On a particularly hectic day, you should be able to look at the calendar and immediately know where everyone is and what they’re up to. Most important, you’ll be able to see what arrangements need to be made – booking a babysitter, arranging for a carpool or baking cupcakes for the PTA bake sale. Knowing these things ahead of time will allow you to take care of them when your schedule allows – rather than feeling the pressure at the last minute.

Hungry for more?  Check out the full article at TweenParent.com!

 


A Tool for Academic Success: The Student Planner

September 6, 2010

It’s easy to feel overwhelmed by the approach of the school year.  As a parent, there is a lot to juggle to get your child back into his regularly scheduled program – carpool coordination, school supply shopping and the reinstatement of pre-summer routines.  As a student, it can feel just as overwhelming.  Your preteen may be feeling anxious about a whole different set of responsibilities – in some cases, it’s the first time he’ll have a locker, the first time he’ll be changing classroom between subjects and the first time he’ll have to navigate a new school building.  One way to help your child feel more in control is to encourage him to develop organizational skills through the proper use of a student planner.

Read more at TweenParent.com!


Chaos Theory on Parents.TV!

October 5, 2009

Looking for ways to make your family’s morning routine a little easier?

Check out Chaos Theory’s tips on Parents.tv!

Hope you find them helpful!

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Ask the Organizer: Traveling with a Baby

September 18, 2009

Help! We are traveling with our infant for the first time!  There is so much stuff involved! How can I streamline this?

When there’s a baby to consider, the preparation for a family vacation can be so daunting that it’s hard to look forward to a week of family togetherness.  You could fill a skycap’s cart with bags packed JUST for your little one – forget packing for your own needs!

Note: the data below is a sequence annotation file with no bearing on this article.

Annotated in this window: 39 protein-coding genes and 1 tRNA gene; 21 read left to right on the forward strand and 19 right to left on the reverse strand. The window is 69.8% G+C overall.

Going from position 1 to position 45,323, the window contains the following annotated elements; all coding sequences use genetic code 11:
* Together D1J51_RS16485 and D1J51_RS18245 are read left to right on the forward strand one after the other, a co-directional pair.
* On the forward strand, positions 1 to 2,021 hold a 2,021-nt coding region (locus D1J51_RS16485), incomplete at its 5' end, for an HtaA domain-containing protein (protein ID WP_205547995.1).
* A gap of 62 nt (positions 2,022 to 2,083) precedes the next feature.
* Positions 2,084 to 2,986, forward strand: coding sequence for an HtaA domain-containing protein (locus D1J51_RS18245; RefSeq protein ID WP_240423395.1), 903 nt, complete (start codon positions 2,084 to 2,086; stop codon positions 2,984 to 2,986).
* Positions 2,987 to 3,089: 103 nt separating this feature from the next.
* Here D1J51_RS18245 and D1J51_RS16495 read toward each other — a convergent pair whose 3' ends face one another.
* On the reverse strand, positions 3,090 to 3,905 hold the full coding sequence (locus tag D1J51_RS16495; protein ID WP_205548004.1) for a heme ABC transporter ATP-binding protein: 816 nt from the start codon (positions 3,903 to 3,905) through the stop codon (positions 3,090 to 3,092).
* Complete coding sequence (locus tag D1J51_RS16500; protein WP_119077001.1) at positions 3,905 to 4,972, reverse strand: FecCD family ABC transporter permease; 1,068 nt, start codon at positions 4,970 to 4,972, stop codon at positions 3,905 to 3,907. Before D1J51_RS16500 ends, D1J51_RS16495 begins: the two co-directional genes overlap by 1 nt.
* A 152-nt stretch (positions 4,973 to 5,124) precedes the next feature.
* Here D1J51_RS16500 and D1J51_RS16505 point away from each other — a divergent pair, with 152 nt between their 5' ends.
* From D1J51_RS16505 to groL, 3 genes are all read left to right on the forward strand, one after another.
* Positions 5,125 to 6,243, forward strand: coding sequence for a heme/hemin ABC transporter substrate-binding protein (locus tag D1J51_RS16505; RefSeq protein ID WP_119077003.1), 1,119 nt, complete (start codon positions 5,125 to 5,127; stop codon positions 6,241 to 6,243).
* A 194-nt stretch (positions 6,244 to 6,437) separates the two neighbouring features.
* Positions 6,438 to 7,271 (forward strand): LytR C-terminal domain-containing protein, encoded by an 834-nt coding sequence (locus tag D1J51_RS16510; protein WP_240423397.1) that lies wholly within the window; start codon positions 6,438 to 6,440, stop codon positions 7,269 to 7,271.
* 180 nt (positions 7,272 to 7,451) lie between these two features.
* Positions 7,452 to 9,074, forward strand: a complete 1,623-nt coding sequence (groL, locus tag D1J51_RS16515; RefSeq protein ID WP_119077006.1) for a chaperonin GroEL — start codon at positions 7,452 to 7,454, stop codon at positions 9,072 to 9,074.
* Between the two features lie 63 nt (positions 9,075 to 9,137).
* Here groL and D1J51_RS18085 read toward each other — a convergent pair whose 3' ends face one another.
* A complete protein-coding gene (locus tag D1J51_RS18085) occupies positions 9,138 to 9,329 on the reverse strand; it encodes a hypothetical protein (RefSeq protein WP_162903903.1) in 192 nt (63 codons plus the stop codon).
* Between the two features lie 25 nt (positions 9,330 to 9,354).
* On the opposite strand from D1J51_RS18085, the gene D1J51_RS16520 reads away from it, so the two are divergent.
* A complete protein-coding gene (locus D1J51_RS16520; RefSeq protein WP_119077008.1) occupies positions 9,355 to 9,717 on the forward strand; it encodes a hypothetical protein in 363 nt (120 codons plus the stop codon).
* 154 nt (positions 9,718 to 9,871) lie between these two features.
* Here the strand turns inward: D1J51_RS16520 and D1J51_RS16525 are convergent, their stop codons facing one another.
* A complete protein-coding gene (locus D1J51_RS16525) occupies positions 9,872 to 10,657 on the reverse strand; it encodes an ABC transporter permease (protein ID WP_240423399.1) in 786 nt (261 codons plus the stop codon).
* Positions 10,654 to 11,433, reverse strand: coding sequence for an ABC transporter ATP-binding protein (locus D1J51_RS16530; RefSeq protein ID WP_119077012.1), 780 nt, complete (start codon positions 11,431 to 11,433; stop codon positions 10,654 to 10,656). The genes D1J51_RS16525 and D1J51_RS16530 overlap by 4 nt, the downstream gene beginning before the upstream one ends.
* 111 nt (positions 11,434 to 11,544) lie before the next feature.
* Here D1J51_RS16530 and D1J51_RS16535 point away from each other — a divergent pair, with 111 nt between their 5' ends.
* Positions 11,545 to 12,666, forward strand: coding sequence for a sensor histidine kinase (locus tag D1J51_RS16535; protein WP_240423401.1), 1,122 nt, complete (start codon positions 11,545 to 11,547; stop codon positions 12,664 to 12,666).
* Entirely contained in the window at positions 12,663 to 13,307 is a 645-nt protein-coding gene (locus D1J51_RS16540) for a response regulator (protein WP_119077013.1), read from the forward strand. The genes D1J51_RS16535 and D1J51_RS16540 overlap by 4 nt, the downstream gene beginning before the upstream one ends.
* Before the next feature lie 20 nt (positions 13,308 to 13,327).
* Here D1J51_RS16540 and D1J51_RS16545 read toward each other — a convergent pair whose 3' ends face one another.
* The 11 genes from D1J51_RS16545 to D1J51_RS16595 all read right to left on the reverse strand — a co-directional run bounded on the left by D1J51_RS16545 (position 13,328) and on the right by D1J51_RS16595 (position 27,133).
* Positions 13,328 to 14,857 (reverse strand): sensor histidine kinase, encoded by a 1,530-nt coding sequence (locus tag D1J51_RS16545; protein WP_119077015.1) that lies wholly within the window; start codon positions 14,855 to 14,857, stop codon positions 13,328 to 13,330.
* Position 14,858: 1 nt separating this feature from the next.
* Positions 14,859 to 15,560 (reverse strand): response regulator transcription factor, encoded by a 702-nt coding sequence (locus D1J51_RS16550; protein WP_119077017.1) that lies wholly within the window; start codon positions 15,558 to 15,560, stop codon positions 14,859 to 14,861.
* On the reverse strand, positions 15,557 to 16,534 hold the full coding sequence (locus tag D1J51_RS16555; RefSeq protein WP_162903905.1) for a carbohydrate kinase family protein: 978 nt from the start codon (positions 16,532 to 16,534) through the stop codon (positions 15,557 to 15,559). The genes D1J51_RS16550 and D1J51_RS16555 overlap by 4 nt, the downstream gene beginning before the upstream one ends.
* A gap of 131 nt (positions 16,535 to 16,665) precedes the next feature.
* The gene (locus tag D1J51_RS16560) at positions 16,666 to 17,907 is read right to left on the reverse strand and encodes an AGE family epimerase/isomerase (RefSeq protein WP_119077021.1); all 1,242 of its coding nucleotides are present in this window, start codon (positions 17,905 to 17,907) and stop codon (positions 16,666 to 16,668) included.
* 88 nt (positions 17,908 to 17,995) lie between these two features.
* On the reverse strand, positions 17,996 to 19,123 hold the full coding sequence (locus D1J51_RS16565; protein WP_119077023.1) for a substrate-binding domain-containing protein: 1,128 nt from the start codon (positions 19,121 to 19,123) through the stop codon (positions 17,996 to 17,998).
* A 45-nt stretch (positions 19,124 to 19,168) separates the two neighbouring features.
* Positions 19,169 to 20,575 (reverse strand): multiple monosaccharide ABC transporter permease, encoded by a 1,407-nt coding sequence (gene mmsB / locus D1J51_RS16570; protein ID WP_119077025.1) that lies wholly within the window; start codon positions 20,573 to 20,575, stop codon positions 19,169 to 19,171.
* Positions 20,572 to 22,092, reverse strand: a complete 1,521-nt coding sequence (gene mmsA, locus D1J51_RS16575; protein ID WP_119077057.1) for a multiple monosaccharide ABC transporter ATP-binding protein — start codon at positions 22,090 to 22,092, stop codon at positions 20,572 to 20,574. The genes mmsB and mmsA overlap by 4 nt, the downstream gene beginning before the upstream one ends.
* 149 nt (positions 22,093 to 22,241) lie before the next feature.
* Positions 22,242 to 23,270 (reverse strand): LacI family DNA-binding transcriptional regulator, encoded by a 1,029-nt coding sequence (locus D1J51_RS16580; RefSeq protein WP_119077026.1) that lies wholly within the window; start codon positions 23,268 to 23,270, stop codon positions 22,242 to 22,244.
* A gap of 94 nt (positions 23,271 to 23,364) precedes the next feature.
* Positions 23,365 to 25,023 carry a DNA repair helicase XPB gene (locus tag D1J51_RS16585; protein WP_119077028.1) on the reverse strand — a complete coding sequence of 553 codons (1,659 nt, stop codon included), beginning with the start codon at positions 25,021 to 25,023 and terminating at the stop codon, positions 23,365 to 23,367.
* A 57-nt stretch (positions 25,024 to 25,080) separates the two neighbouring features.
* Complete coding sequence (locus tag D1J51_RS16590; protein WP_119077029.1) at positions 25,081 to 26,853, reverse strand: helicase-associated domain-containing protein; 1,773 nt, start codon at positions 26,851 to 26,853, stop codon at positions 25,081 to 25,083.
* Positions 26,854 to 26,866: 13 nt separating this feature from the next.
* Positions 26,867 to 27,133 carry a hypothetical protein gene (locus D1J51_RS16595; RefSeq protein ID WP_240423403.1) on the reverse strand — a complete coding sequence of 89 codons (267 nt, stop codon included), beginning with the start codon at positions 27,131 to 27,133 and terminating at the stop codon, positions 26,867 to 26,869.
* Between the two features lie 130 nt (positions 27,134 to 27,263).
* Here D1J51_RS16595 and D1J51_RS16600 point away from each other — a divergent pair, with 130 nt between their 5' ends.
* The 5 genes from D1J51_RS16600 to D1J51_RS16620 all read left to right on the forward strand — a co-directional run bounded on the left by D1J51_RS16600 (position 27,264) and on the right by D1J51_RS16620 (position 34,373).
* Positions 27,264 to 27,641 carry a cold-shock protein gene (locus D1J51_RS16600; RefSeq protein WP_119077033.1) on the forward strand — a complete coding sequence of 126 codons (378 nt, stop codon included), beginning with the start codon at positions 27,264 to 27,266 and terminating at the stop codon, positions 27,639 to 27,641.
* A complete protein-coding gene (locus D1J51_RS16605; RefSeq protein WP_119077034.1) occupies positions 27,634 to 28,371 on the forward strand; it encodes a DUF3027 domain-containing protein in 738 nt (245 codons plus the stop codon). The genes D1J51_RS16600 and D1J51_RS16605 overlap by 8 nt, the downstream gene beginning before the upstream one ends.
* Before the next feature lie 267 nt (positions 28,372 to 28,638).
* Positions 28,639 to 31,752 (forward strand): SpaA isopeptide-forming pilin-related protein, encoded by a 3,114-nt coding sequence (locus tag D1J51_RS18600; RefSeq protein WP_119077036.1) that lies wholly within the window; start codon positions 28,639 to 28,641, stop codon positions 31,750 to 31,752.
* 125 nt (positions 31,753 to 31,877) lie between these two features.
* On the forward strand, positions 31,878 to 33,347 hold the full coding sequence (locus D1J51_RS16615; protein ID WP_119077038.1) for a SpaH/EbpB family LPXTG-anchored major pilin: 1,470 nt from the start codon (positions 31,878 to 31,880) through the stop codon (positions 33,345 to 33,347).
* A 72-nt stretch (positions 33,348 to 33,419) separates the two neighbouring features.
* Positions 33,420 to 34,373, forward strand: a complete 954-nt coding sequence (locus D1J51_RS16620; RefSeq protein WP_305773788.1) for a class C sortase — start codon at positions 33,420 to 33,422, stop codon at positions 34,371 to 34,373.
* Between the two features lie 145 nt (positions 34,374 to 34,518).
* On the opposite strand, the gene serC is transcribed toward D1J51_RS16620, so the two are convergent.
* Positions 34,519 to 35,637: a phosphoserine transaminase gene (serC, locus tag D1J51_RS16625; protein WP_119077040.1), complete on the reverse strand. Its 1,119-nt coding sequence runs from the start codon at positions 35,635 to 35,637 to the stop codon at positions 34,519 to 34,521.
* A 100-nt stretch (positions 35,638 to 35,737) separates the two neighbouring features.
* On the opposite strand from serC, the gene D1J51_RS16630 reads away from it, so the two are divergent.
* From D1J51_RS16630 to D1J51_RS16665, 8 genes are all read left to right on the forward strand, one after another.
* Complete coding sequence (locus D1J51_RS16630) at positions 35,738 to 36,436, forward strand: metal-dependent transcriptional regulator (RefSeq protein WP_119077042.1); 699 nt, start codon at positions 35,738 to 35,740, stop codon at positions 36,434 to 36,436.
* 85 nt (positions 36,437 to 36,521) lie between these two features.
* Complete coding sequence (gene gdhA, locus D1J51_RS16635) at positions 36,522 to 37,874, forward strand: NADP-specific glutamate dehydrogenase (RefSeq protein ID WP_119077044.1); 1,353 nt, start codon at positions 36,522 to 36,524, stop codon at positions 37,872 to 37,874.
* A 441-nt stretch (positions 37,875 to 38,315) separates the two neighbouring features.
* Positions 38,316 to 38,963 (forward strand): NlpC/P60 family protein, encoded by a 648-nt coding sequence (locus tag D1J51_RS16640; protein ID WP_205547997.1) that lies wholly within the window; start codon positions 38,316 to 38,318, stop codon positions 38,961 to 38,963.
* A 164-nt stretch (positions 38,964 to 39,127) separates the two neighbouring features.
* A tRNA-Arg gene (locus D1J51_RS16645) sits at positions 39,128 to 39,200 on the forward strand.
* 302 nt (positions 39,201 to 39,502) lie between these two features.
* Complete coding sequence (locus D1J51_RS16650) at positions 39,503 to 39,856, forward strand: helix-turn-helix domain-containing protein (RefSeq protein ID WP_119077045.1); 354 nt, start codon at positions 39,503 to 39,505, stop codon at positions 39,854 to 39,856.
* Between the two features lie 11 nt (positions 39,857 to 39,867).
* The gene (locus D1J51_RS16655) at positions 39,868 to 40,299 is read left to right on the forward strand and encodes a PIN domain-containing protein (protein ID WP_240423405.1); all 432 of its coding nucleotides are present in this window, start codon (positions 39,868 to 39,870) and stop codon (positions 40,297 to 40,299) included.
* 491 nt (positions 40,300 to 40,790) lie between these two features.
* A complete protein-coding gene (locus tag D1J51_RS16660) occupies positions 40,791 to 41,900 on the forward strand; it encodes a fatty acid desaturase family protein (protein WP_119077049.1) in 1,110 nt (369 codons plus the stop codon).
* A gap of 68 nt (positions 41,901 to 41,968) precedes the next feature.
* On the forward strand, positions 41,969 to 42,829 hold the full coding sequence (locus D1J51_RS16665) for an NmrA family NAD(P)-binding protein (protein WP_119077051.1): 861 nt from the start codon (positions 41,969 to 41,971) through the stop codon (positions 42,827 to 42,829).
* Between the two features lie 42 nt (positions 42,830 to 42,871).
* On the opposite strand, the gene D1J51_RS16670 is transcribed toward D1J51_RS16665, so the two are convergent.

Here are some tips to help you travel light.  By following these helpful hints, you’ll be able to focus on the pleasures that your destination offers once you arrive, rather than the stress of just getting there.

Don’t schlep it, ship it! In a time when airlines are sticking to strict weight limits and charging passengers for extra checked luggage, it’s important to keep baggage to a minimum.  Think about bulky or heavy items that you could ship to your destination ahead of time (be sure to call your hotel or your host to let them know to expect the packages).  Diapers.com is a great resource to purchase a week’s supply of diapers and formula at a discount – but before you box up your spare Pack’n’Play, call the hotel to ask if they have cribs available.

Consistency is Key. By now, you and your baby have developed certain routines  – bath and bedtime rituals, naptime schedules, songs you dance to every night.  Whatever your routines, try your best to stick to them, even on vacation.  Purchase small toiletry bottles and travel with baby’s favorite bath products and lotions.  Bring along the CD that never fails to soothe.  Most importantly – never forget the security blanket (whatever that blanket is to your child).

A busy baby is a happy baby. You don’t need to take along every toy your baby has ever had an interest in, but it’s a good idea to travel with a few items to keep baby occupied.  Think about things that can fit easily into your carry-on:  board books and bubbles are great options.  Don’t forget that almost anything can entertain your child – got a near-empty Altoids tin in your purse?  Throw in some pennies, close it securely with a rubber band and voila!  A brand new rattle!

Make time for Mommy (and Daddy too!). Vacation is a wonderful time to spend with your family – but if you spend all of your time as a caretaker, the relaxation aspect is lost.  Try to plan some time for yourself – whether it’s an hour at the spa or an evening with your spouse.  Visiting a relative?  Perhaps they can watch the baby one evening.  Traveling to a hotel?  Most concierges can put you in touch with a reputable babysitting service – calling ahead will give you the chance to check the service’s references and credentials.

Note: This post originally appeared as an article in CribNotes’ August 2009 issue.

Safe travels!

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Got an organizing question of your own? Email info@chaostheorynyc.com and I’ll answer it in an upcoming Ask the Organizer Friday!